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Are we finally seeing a great rotation out of bonds?

18 November 2016

Are we finally seeing a great rotation out of bonds?

Since President-elect Trump’s victory we have seen a selloff in bonds across the globe. Many people have been predicting a reversal for bond markets after years of falling interest rates. Could this be the start of a much bigger move or a short term correction?

Bond markets are driven by interest rate expectations and supply and demand. With many central banks targeting inflation, the path of interest rates is dependent on long- term inflation expectations. I stress ‘long-term’ because they generally look two years forward and have frequently ignored short-term deviations from target.

The Bank of England (BoE) has a 2% target for Consumer Price Inflation (CPI). If it deviates more than 1% from the target, the Governor of the BoE has to write to the Chancellor to explain what is happening. In the last two years he has written several letters to explain why CPI has undershot the target range. Post Brexit, prices have started to rise due to the depreciation of sterling. This time last year, oil prices were falling but they bottomed in January and have been rising since then. Importers often buy currency forward and fashion items in Autumn and Winter collections will have been ordered before the currency fell. This hedging activity and a squeeze on retail margins may delay the impact of currency falls.

This week we had the latest UK CPI numbers and at 0.9%, they were less than predicted, however we do still expect inflation to be above the target rate in the first half of next year. This was to be expected, as per the BoE quarterly inflation report, and there is also talk of the inflation rate falling back to target in the years to come. Currency effects are short term unless we see a continued slide in the pound. As a result, at this time we do not believe the Monetary Policy Committee will raise rates in response.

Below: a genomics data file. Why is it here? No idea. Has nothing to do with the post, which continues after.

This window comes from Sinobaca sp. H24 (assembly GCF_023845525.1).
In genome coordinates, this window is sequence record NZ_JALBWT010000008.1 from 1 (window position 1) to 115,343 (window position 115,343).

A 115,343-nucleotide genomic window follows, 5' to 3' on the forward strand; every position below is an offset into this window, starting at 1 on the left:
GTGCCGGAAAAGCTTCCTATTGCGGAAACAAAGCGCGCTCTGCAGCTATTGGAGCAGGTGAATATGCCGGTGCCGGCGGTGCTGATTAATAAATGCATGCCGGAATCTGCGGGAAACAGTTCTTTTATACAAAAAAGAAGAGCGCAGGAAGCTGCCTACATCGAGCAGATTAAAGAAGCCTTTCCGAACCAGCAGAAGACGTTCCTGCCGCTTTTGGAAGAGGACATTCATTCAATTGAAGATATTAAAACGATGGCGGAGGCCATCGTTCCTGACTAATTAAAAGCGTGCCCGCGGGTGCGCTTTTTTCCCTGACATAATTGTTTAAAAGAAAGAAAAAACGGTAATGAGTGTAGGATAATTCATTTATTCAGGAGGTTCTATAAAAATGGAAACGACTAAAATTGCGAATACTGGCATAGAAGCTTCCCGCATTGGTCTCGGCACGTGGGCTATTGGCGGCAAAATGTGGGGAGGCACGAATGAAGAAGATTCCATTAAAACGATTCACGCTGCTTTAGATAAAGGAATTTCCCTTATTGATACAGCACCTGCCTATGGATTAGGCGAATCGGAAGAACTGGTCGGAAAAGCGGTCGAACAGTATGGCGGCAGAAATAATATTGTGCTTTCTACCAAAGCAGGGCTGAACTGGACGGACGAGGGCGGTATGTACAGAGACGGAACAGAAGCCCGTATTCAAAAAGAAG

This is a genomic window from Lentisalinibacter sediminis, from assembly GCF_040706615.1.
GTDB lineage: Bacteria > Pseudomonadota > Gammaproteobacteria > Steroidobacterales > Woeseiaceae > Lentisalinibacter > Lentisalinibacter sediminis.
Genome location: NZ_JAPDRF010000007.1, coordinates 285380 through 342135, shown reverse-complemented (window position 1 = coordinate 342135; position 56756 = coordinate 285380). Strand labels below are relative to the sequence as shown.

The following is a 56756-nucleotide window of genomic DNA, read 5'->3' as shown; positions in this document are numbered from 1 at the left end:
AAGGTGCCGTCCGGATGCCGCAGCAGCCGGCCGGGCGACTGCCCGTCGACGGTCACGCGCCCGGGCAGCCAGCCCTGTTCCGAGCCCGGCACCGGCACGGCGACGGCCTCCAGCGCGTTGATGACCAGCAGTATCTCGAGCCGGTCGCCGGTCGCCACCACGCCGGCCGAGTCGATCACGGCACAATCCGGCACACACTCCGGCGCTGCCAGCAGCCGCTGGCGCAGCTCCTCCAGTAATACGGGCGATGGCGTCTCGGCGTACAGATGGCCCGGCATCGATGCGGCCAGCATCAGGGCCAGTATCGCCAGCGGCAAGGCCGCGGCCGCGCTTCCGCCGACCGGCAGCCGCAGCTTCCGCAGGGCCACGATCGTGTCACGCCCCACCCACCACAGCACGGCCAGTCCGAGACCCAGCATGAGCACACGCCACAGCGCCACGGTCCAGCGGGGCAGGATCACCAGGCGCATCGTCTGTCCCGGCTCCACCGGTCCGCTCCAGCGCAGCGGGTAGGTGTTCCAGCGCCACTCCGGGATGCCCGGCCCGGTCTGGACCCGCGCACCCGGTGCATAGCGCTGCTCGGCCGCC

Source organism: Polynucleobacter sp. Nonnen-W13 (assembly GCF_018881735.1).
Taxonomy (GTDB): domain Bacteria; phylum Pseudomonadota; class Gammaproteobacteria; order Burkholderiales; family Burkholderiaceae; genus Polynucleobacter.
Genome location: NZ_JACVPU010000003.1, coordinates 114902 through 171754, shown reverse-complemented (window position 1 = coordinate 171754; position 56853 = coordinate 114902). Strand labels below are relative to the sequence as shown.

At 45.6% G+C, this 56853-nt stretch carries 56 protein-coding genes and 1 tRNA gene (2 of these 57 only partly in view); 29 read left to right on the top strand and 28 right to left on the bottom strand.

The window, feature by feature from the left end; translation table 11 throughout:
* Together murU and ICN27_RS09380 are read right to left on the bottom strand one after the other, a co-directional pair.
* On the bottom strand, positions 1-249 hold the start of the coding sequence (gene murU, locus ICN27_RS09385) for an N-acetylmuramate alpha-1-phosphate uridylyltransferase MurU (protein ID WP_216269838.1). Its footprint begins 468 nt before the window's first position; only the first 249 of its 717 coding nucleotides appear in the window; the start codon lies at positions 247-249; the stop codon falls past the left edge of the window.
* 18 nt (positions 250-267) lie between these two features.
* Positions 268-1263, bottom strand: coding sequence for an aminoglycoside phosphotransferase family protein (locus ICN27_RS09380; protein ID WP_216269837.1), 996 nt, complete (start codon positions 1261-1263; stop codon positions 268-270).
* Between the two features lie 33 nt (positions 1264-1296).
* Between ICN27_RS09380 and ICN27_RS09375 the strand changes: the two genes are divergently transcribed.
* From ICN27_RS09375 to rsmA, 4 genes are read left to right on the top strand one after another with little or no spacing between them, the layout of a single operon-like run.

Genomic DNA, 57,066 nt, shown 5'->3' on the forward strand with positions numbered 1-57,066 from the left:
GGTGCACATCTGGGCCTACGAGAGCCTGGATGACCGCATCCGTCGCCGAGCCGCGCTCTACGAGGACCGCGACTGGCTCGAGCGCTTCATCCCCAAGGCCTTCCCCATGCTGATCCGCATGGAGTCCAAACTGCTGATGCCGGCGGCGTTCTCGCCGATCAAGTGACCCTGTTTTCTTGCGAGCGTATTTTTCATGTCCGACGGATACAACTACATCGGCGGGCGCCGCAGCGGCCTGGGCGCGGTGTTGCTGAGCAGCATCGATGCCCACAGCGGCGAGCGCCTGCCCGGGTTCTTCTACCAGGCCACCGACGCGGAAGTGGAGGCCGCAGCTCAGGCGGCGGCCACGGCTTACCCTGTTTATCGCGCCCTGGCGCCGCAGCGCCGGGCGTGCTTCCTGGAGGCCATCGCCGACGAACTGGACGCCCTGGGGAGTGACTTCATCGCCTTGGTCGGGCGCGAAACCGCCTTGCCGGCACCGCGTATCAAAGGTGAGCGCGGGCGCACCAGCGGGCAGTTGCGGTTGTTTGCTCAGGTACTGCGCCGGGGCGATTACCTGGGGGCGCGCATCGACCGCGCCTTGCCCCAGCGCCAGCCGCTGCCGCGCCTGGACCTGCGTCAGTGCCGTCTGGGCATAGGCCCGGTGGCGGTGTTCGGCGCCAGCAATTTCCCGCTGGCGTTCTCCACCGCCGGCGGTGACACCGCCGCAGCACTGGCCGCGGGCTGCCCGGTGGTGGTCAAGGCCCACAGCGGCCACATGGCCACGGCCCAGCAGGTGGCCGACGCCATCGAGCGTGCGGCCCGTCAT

Globalisation has kept prices low as manufacturing was able to move to the cheapest parts of the world. Trump’s indicated trade policy would be a retreat from this and would involve raising tariffs on imports. If the UK fails to make a good post Brexit deal on trade with Europe a similar effect will be felt here. Again, these are potentially one off effects but do remain a concern.

Another concern for markets is the influence on prices, supply and demand. Donald Trump, in his acceptance speech, only mentioned one real policy and that was to increase infrastructure spending, which would imply more government borrowing. At the conservative party conference there was talk of a relaxation of the previous Chancellor’s austerity measures, which could mean more supply in the Gilt market. The Autumn Statement next week will give us an indication of how much the new Chancellor can do. As for Trump, we will see how much US Congress will let him do in the months to come.

In many ways there are still deflationary forces at work. Globalisation cannot be entirely reversed and internet price checks, automated production and an ageing population all mean that, in my view, we are not in for a long-term higher inflation rate. Given the amount of gearing in the global economy, in both government and private sectors, any rise in interest rates will be a further constraint. Thus we believe that official rates will only rise very slowly in the UK and US despite short-term inflation threats. However bond markets may remain volatile as fears come and go.


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